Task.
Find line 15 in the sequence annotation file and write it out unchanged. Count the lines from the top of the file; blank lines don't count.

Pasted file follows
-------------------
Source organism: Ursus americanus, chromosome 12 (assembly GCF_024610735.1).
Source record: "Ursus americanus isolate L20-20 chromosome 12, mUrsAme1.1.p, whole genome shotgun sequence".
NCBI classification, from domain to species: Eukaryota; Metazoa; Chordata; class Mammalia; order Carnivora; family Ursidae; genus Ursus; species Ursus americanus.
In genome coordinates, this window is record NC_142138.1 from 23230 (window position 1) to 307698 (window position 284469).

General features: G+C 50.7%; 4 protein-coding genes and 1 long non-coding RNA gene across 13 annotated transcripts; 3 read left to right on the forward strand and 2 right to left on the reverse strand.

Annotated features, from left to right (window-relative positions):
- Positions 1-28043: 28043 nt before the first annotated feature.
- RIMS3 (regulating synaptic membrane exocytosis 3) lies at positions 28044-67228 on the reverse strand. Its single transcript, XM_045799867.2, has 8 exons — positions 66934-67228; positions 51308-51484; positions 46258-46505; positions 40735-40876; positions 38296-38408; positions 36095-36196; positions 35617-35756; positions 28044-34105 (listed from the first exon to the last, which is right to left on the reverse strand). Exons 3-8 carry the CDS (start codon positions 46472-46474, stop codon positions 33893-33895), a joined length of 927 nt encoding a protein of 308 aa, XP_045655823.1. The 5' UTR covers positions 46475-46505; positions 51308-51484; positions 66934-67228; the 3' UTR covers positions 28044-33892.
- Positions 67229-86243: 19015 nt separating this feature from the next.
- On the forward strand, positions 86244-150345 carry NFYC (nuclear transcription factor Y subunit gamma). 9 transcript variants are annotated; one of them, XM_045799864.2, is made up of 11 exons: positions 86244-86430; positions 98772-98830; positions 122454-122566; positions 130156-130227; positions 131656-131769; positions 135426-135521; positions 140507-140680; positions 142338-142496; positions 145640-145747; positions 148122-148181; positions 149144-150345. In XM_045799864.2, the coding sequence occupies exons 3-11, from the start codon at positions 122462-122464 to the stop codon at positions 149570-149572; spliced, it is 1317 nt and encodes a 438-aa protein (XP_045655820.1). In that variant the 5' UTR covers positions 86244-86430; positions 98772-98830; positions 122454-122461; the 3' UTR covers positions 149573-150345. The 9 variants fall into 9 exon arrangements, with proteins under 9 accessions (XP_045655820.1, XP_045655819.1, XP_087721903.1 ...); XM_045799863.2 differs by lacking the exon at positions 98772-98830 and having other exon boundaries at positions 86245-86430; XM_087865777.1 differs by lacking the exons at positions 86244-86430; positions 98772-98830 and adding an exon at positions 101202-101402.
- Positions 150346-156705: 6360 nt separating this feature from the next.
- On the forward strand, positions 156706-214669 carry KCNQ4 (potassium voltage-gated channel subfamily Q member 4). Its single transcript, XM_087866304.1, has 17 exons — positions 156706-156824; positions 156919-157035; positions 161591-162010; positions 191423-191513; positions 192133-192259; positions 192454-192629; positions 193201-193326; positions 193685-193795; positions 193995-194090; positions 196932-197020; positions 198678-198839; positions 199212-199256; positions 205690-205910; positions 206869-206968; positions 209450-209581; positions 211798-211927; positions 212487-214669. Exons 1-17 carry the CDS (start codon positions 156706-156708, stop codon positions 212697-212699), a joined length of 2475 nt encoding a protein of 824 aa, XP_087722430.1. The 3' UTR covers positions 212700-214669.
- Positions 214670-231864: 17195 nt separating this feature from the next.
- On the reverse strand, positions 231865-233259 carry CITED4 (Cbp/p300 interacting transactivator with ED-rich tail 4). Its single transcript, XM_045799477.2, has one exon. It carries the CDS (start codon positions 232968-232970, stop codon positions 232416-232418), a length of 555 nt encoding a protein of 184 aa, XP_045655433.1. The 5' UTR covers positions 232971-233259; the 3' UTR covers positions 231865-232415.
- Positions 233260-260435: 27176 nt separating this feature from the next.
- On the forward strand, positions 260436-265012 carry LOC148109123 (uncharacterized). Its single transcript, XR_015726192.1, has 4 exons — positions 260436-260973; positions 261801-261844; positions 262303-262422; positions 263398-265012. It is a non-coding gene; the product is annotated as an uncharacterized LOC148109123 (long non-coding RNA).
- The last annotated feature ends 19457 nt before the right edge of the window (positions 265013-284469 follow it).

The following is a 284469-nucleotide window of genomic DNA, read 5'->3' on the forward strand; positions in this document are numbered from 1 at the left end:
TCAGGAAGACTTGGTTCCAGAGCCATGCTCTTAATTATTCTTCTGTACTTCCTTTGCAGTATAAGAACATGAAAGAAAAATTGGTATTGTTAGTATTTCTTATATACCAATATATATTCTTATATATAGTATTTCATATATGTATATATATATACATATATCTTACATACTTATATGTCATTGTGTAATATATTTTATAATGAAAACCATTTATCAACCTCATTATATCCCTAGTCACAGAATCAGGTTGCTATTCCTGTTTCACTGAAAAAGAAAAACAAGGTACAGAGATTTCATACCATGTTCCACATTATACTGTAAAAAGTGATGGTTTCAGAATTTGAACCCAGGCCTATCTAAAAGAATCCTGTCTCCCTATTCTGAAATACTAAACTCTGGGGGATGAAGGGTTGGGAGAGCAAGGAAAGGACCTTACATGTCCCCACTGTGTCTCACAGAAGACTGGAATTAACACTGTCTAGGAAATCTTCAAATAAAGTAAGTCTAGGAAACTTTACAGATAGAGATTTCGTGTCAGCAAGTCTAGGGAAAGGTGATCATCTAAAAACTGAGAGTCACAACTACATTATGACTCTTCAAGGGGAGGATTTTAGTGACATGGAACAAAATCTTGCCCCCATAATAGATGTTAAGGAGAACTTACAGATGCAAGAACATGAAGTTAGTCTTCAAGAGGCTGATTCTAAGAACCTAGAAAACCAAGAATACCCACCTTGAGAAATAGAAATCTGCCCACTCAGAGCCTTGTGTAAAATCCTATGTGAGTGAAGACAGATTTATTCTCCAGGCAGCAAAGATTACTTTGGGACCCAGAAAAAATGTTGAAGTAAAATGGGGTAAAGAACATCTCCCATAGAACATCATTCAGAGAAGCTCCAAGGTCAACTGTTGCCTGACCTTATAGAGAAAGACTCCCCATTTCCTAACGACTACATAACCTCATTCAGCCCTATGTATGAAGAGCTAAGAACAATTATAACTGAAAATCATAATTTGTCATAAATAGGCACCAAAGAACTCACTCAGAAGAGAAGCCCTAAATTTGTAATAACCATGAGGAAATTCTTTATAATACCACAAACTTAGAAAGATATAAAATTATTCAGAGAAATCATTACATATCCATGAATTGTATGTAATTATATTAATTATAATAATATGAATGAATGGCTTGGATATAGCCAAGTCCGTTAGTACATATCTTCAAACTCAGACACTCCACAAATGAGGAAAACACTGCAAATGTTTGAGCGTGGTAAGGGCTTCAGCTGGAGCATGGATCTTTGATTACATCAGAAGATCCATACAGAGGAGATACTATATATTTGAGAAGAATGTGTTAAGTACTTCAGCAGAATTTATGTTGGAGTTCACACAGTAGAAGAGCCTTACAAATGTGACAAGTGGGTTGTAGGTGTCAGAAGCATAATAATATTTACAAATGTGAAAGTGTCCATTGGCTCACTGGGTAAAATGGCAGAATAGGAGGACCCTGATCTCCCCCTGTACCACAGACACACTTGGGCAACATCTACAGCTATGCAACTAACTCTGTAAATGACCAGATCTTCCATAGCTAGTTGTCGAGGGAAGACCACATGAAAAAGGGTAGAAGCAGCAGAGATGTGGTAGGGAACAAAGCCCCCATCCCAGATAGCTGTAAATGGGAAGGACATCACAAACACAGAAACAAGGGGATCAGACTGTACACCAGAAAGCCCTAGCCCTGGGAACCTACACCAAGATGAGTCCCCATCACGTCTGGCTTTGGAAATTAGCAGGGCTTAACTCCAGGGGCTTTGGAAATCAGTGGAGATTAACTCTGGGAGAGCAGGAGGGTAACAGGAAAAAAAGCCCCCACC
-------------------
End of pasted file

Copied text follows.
- Positions 233260-260435: 27176 nt separating this feature from the next.